1. When defining dental phenomena/tartar, gum bleeding/parents seemed to show more ignorance and lack of knowledge than students, which might be explained by that young people are more receptive to new information, their knowledge is fresher and more up-to-date. Due to their age they are more attentive to educational publications, public service advertisements, messages of educational campaigns.This fact is also proved by our results: among ’false answers’ the proportion of adult respondents was higher and more children gave ”incomplete” answers.
2. The use of dental floss, which is considered modern in dental care is typical for parents in the same rate as it is for their children, i.e. family example effects on the young people’s patterns.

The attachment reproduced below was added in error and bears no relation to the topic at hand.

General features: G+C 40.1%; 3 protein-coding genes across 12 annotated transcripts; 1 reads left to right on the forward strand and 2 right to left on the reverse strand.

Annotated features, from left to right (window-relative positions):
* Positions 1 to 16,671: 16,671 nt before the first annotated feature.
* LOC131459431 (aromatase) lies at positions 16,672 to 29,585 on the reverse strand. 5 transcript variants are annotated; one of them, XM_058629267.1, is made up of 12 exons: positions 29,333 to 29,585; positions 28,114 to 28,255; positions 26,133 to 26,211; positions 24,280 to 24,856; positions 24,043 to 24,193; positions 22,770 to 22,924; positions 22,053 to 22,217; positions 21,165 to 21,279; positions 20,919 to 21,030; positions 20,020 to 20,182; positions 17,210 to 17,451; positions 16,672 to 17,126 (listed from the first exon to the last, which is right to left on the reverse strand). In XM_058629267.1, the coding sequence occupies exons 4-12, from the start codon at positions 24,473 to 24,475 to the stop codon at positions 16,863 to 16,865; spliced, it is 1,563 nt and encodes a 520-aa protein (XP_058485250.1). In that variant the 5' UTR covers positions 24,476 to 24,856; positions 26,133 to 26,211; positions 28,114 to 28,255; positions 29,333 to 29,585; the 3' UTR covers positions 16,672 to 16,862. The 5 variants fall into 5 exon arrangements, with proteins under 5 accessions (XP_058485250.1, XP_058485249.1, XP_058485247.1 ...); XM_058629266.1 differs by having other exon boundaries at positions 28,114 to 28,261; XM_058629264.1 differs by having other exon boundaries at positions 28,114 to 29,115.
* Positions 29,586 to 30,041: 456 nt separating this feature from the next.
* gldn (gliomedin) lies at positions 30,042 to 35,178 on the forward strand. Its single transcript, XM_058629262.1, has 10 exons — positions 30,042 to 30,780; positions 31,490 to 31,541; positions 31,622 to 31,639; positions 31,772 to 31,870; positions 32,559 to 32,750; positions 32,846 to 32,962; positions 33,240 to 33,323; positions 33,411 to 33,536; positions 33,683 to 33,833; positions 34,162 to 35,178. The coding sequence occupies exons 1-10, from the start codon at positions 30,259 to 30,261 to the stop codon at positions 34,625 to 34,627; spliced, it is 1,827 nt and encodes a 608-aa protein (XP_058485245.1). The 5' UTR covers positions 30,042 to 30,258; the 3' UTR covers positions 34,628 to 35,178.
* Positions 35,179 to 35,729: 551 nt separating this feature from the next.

3. When choosing the optimal toohtbrush – quite surprisingly – parents are more influenced by the media than their children, i.e. our results show that adults are more susceptible customers as regards dental-care tools.
4. There cannot be significant difference shown in the question of dental attitude, but both the results of standard questionnaires and those of our own ones prove that parents show stronger fear towards dental treatments. Very likely they have more negative, frightening previous ex perience than their adolescent children.
5. Children consider regular dental check-up is necessary more frequently than their parents, which is a promising and instructive result from preventive point of view.
6. In the rank of aspects set by the adults for choosing a dental surgery professionalism, competence, helping-advising communication have priority, i.e. human factors are of greater importance thatn other practical aspects (vicinity, milieu, facilities, etc).
1. It is worthwhile to expand the primary and secondary dental prevention both to adolescents and their parents since in both age-groups the lack of up-to-date information and general knowledge can be detected.
2. In the adolescent group the chance to prevent the development of dental fear is great since they hardly have any negative experience.